Station Hope

Station Hope is another name for St John’s Church. St. John’s is the oldest standing consecrated building in Cleveland, dedicated in 1836. It is not far from my home.  The church was a stop on the Underground Railroad, hence the name. 

On Saturday April 26 there was an event at the church which was motivated by the leadership of the city councilman, Joe Cimperman and put on by my friends at Cleveland Public Theater. About two months ago they enlisted the arts community to participate.  At the event was a diverse array of performance and visual arts for the event and over 2000 attendees. I was there with my collaborator, Inda Blatch-Gelb, with two examples of a project we have started called Station Hope : Bound. We are bringing people together from both the neighborhood and anyone who has any ties to the church. Inda is casting the clasped hands of two strangers from these groups and while the casting material is setting, I am photographing them “bound” together. We then do a short interview asking for them to talk about the church. The work is being done in the sanctuary and we are seeking volunteers for future sessions.

How appropriate that this all started at this time of the year as we have just celebrated the Easter and Passover holidays. Easter is about rebirth and Passover is about the trip out of slavery. Perfect. 

There are a lot of themes here as we look at one of many churches in Cleveland that have an uncertain future due to the city being so much smaller than it was at its peak.  The story has a long arc that begins in 1836 and continues on.



It was a great night and am very excited about this new project.


The Kindness of Strangers

When I started into photography full time nearly five years ago, i was prepared to be surprised. Turns out, not sufficiently prepared. Surely, free from the distractions of my other more traditional careers, the work would flourish.  While that may be true, the meaning of flourish and the meaning of the work are both completely different than anticipated.

The biggest rewards have not been the hoped for acceptance or recognition that the work has received.  It has been the people, mostly strangers, that have been in the work.

MarcellusThe hardest part of many of my projects has been obtaining participants.  The great abyss includes concerns about privacy, lack of trust of photographers and the photograph, confusion about my purpose and plain old fear. Sadly, the biggest barrier is the contemporary inability we all have to respond to any requests that are not urgent. We are all so busy, busy, busy.  I could get rich if I could monetize the instances of people telling me "I want to do it. Have been meaning to get back to you." Traveled to the other corner of Ohio earlier this week and attempted to contact two people who had expressed interest in participating in my Lustron Stories project. Neither one responded to emails or phone calls. Did they change their minds? Perhaps. Most likely they just did not get around to responding.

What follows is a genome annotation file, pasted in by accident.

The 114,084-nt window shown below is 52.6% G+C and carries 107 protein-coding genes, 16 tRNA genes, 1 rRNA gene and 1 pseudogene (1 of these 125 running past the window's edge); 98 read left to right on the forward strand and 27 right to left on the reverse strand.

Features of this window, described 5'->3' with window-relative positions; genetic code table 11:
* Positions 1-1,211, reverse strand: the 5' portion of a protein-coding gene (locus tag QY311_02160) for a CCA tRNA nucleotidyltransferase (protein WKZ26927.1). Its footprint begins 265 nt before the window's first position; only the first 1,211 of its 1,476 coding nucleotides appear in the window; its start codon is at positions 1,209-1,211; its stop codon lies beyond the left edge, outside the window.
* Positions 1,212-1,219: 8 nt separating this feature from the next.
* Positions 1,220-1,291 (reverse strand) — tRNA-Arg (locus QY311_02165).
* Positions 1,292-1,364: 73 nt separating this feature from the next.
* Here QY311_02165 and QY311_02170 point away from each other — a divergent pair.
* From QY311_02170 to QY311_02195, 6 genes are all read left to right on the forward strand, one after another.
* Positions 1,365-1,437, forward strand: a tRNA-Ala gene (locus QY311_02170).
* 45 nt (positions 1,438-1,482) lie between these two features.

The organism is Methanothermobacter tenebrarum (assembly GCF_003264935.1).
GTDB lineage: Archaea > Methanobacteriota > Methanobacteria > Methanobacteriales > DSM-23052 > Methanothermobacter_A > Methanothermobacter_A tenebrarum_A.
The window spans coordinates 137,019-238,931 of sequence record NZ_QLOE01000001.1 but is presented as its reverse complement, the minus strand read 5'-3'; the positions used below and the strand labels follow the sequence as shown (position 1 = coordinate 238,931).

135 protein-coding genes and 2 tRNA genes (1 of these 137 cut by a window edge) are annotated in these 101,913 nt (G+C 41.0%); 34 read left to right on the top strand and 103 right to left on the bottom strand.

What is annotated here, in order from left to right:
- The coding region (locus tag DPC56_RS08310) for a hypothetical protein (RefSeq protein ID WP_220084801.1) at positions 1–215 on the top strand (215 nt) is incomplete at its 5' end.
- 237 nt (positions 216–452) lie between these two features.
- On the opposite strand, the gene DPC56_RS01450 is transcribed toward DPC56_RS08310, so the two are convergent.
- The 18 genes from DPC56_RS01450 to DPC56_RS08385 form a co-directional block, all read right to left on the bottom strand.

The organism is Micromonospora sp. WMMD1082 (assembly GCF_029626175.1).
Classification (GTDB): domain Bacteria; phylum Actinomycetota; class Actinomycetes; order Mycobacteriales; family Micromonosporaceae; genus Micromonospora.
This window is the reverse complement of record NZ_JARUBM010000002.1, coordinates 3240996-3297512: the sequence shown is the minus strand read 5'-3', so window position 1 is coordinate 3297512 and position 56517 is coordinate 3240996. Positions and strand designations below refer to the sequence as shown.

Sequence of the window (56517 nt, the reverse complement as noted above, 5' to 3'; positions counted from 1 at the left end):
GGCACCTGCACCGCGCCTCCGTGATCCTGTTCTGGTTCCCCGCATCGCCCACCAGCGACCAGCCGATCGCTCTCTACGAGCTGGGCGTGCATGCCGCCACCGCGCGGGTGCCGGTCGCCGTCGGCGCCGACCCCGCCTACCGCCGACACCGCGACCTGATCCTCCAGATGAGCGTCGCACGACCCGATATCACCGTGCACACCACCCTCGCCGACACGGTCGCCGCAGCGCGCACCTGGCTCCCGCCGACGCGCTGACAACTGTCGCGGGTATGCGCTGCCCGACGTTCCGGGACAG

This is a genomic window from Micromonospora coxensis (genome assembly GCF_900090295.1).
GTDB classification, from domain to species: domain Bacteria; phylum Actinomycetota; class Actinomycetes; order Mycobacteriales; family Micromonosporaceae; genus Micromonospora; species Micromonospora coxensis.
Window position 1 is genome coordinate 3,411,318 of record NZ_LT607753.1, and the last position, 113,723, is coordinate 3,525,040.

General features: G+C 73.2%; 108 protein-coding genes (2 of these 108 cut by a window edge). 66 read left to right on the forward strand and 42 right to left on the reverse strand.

This post is not just me whining about how hard it is to do what I do. it is about the other side of the coin. What happens when people do participate. 

This started with Precious Objects when I found myself photographing complete strangers. While we may debate the depth of a Facebook friend, when I hear from my two brothers on Long Island, Trevis and Marcellus, my day is better, my life is richer.  Same thing happens when I talk to Leo or Muriel's daughters about their dad and mom.

This phenomenon escalated with Lustron Stories. As in Precious Objects I found myself with new friends - people who were genuinely interested in what I was doing as I am with them. Added to that, some of these folks insisted on giving me gifts. I talked about the Thomas Kinkade plate that Richard gave me in an earlier post. Recently I received this beautiful barometer from Bob (who happens to be an original owner of his Lustron.) Bob was showing me around and pulled this right off the wall.

Added to the gifts, people in Lustron Stories and my new project with present and former teachers and students at the Music Settlement, Held Notes, have bought my books. Those of you who know me understand that I am a shameless promoter of the books. However, when I go into a stranger's home to do a photograph, it is not with the purpose of selling a book. The first time it happened, I was a bit stunned.  Last week when Renee ordered both The Album Project and Precious Objects Renee on the porch - her blue LustronI was just as pleasantly surprised as the first time. What is happening is more than a book sale. It is an ad hoc community of people joined by the work.

Who knew?

Blanche Dubois has nothing on me……..


Upcoming Exhibitions

The Album Project will open at the Butler Institute of American Art in Youngstown on June 9, 2013. The reception is from 1 -3 PM on that day. Would love to see both the art and autism community there. The Butler is a wonderful institution and I am very happy that we have the opportunity to tell this story.

Next up are two showings of Every I Have Ever Lived - the foreclosure crisis in twelve neighborhoods. The first is at the Campbell Gallery at the Levin College of Urban Affairs of Cleveland State University opening on September 3, 2013. Next it will be shown at the gallery at Wilmington College in Wilmington OH opening on January 23, 2014.